Jamie Wright of Brilliant Fantastic
Meet Jamie Wright, founder of Brilliant Fantastic
, a web applications consultancy firm.
What is Brilliant Fantastic?
Brilliant Fantastic is a small consultancy located in Toledo, Ohio. We build web applications for customers using Ruby on Rails, and we have recently expanded into mobile development for the iOS platform. Scratching our own itch is also important to us as we have created and released our own subscription-based software. There is more of that to come.
How did you come up with the idea?
Ever since I was a teenager, I wanted to work for myself. It started with my paper route empire and continued into a small home based t-shirt screen-printing business. I discovered software relatively late in high school and decided to pursue it in college at Bowling Green State University
. I found that I love creating things and software allows you to do that over and over very easily.
What was the biggest surprise in starting your business?
I guess the biggest surprise is how important the service side of a service-oriented business is. It takes an awful lot of work to make customers happy and content. We go above and beyond what is expected of us and we always try to over-deliver.
Where did you find your first employee?
First, I hate the word employee. Most companies have attached a negative connotation to the word, giving it a feeling of subordination or someone that is less important to a company. Instead, I like to use the word partner.
I brought on my first partner, Keith Thompson, in June. I knew of him through the local software development community in Toledo. He is a very bright and self-motivated young talent. We see eye-to-eye on a lot of ideals and concepts in regards to how to build software correctly and we treat it as a craft. He has taught me a lot, which is great.
What does a typical day in your business look like?
The mornings are usually slow going for me. I usually start the day reading Twitter, watching a podcast, or browsing through my Instapaper articles. I try to check in with Keith around 10am using Campfire to see what his plans are for the day. We try to work on the same client project on any given day. I then open Vim, my text editor, and start coding away on a project. I am a huge fan of the Pomodoro technique so I will work for 20 minutes at a time and then take 5-minute breaks. I find it very productive.
What are some of the advantages to doing business in Toledo?
The advantage is that I have gotten to know most of the software developers and designers in the area on a personal level and I have become good friends with a lot of them.
The cost of living in Toledo is another advantage. We have some really talented and creative people in the Toledo area that can compete with the large and expensive agencies on the western and eastern coasts.
What resources or organizations in Toledo did you take advantage of and how did they help?
I am a part of several software development and design groups in Toledo. They have given me a lot of connections to businesses as well as connections to the talent in the Toledo area. I give a lot of talks at conferences around the Midwest and these local groups were instrumental in carving that path for me.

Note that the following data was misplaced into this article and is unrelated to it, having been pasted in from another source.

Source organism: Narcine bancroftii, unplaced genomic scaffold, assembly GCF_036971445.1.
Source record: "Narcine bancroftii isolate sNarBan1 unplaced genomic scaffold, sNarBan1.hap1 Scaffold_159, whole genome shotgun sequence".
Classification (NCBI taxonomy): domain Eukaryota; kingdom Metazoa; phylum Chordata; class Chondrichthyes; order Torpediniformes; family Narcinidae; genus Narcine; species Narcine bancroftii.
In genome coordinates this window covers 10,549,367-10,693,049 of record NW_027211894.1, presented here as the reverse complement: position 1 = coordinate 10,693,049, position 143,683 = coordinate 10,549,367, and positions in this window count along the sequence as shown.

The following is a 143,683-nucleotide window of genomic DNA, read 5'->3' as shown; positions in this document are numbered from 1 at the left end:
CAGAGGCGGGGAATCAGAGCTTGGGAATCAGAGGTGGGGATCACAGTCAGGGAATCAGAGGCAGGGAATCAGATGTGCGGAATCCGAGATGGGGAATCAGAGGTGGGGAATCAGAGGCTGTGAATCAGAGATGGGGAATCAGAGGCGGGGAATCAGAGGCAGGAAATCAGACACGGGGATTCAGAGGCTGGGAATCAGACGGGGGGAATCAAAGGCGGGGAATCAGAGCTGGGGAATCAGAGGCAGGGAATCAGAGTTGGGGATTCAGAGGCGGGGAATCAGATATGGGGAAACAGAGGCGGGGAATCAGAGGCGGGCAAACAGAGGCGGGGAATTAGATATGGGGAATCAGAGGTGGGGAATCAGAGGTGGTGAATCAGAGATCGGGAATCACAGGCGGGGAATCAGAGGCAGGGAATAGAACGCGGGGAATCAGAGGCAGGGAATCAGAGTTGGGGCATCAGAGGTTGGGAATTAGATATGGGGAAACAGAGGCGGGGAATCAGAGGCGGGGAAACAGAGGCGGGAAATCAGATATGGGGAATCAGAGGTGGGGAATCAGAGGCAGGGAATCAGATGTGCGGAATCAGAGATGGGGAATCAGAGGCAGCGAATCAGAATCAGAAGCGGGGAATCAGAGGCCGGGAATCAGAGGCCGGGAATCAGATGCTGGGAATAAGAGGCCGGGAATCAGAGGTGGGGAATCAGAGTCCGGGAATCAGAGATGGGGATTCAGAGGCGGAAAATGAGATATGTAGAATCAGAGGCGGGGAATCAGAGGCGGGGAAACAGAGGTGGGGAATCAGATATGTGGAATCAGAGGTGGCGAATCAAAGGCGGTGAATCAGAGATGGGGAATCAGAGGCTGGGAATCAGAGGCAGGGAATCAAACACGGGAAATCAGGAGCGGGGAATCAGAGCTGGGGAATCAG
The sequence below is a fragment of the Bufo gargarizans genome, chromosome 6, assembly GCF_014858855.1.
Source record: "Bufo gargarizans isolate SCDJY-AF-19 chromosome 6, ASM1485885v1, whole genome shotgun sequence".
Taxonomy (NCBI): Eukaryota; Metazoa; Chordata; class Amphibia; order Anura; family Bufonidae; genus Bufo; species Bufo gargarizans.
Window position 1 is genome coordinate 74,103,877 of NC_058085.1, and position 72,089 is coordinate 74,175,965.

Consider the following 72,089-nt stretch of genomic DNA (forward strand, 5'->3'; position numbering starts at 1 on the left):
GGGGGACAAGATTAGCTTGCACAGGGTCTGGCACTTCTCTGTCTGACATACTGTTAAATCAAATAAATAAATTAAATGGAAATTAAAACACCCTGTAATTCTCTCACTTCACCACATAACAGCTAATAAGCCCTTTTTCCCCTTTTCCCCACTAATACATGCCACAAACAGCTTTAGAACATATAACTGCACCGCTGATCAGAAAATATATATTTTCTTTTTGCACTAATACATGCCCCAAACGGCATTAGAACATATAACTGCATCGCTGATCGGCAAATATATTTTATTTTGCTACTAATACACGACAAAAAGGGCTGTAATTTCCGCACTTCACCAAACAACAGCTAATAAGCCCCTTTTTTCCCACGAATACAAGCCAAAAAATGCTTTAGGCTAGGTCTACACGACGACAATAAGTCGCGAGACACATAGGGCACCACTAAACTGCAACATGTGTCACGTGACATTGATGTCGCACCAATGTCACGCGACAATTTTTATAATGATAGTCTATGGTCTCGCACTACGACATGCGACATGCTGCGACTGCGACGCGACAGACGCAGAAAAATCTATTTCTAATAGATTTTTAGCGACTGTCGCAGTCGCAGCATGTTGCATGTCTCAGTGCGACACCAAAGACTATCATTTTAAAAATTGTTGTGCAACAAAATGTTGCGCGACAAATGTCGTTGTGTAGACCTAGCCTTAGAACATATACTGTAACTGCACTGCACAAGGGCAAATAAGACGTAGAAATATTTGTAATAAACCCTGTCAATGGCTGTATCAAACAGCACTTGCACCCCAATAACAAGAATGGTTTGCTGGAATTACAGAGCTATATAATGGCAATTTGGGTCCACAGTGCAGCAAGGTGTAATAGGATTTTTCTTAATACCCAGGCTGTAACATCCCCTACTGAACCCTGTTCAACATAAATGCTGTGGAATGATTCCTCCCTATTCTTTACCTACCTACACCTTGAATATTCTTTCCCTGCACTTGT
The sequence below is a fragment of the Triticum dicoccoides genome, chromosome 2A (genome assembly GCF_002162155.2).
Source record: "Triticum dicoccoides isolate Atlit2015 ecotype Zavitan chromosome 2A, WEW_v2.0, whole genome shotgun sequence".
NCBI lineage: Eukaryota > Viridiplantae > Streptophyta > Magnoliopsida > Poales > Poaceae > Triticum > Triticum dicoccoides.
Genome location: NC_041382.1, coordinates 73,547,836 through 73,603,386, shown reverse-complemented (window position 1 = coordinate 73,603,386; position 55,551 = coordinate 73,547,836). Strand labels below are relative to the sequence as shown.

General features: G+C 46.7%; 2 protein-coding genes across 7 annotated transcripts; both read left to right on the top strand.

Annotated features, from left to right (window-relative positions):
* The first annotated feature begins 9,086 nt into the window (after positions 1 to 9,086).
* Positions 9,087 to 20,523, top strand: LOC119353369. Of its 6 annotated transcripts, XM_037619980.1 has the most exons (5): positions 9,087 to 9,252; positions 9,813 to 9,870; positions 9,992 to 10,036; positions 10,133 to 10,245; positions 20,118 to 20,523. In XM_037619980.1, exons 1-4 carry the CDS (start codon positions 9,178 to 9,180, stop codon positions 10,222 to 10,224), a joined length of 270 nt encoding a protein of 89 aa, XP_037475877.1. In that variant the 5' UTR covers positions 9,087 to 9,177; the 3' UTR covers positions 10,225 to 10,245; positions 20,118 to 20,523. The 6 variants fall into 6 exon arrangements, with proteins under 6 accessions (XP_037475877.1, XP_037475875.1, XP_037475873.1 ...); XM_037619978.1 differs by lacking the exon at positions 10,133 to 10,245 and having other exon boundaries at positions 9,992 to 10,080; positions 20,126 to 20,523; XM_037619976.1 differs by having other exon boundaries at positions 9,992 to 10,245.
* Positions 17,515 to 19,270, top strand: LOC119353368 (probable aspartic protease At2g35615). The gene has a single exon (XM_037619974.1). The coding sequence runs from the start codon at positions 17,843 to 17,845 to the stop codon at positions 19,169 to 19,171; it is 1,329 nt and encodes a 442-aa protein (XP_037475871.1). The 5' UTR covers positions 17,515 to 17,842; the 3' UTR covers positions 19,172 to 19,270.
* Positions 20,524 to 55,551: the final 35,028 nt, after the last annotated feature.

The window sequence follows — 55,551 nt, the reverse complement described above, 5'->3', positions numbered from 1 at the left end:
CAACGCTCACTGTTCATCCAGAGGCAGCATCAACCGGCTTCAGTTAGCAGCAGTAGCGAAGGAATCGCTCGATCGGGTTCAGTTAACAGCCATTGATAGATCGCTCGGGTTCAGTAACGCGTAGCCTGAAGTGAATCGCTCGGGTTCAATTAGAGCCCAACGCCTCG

Keith and I are also members of Seed Coworking
in downtown Toledo, which is a great place for creative people to work. Keith and I can collaborate easily there and hang out with a lot of like-minded nerds.
Can you share a funny or amazing entrepreneurial experience with our readers?
I have met and worked with some of the brightest and innovative minds in the software world but perhaps the most rewarding experience is working at a Give Camp.
A Give Camp is a full weekend where I can donate my time and expertise to help charities and non-profits with their website needs. I try and do one at least once a year and it is a very rewarding and satisfying experience.
What inspires you?
Innovation and hard work inspire me. It's amazing to me still even after 15 years of doing this that someone can invent something. They can bring something into this world simply by designing it and developing it with nothing but a computer and some time.
It's so simple to do, but yet so challenging. The hard work and the thoughtfulness are the ingredients that make it challenging. The ability to take the complex and make it simple is the hardest challenge of all.
What founders do you admire and why?
Well, of course, there is Steve Jobs. He has shown all companies that making a product you are passionate about is the key to a profitable company and your own happiness.
Jason Fried of 37 Signals and his book "Getting Real" is one of the biggest influences on how I run my business and in part how I build software. Caring about the small stuff and not competing on a feature list resonate with me every day.
What’s next for you?
We have a lot going on right now and we are excited for the future. We are concentrating on our next software product, which is a very ambitious project, but it's something that we want, and we believe that a lot of others will benefit from as well. We hope to change the current status quo.
Along with that, we have plans to dabble in a bunch of other areas. We have some ideas for clothing lines to training courses and additional software products. We are also in the early stages of bringing a software development conference to Toledo next summer. We want to branch out, and if we feel we can improve upon something, we will try.
Interview by Joe Baur